Nonetheless, it is well-known that in general, a 3D shape cannot be uniquely determined using only two corresponding views of line drawings unless three different views of line drawings are given with mild assumptions [huang1989motion]. Moreover, finding the unique solution requires methods to establish correspondences of lines and junctions across different views, which itself is non-trivial. Thus, even at least three views of line drawings are given as input in all SPARE3D tasks, it is still not straightforward to solve them.
View Consistency Reasoning.
A basic spatial reasoning ability should be grouping different views of the same 3D object together. In other words, an intelligent agent with spatial reasoning ability should be able to tell whether different line drawings could be depicting the same object from different viewing poses. This is the origin of the view consistency reasoning task. It is partly linked to some mental rotation tests in psychometrics, where one is asked to determine whether two views after rotation can be identical. We factor out the rotation portion to the second task category, leave only the consistency checking part, resulting in the first task below.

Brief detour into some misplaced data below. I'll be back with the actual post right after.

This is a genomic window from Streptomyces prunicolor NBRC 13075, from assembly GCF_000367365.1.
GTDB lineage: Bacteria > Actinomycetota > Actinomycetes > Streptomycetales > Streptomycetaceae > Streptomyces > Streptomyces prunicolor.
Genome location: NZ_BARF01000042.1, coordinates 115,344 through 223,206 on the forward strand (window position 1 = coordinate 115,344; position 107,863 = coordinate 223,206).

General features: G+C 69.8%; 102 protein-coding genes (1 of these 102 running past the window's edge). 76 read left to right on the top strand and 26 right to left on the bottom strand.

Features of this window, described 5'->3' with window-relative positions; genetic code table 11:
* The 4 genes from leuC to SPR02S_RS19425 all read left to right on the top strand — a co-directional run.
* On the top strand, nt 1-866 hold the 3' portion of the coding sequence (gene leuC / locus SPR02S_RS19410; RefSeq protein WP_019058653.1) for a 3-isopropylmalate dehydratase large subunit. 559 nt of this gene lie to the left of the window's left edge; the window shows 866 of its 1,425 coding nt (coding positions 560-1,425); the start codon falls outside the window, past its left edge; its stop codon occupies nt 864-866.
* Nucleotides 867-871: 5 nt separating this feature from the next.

3-View to Isometric. Given front, right, and top view line drawings of a 3D object, an intelligent agent is asked to select the correct isometric view drawing of the same object captured from pose 2 defined in Figure 2. We use pose 2 since it is the most common pose in conventional isometric drawings (see an example in Figure 3).
Camera Pose Reasoning.
Mental rotation ability is an important spatial reasoning ability that an intelligent agent should have. By thoroughly understanding the shape of a 3D object from several 2D drawings, the agent should be able to establish correspondences between a 2D drawing of the object and its viewing pose. This leads to the following two tasks (see examples in Figure 4 and 5).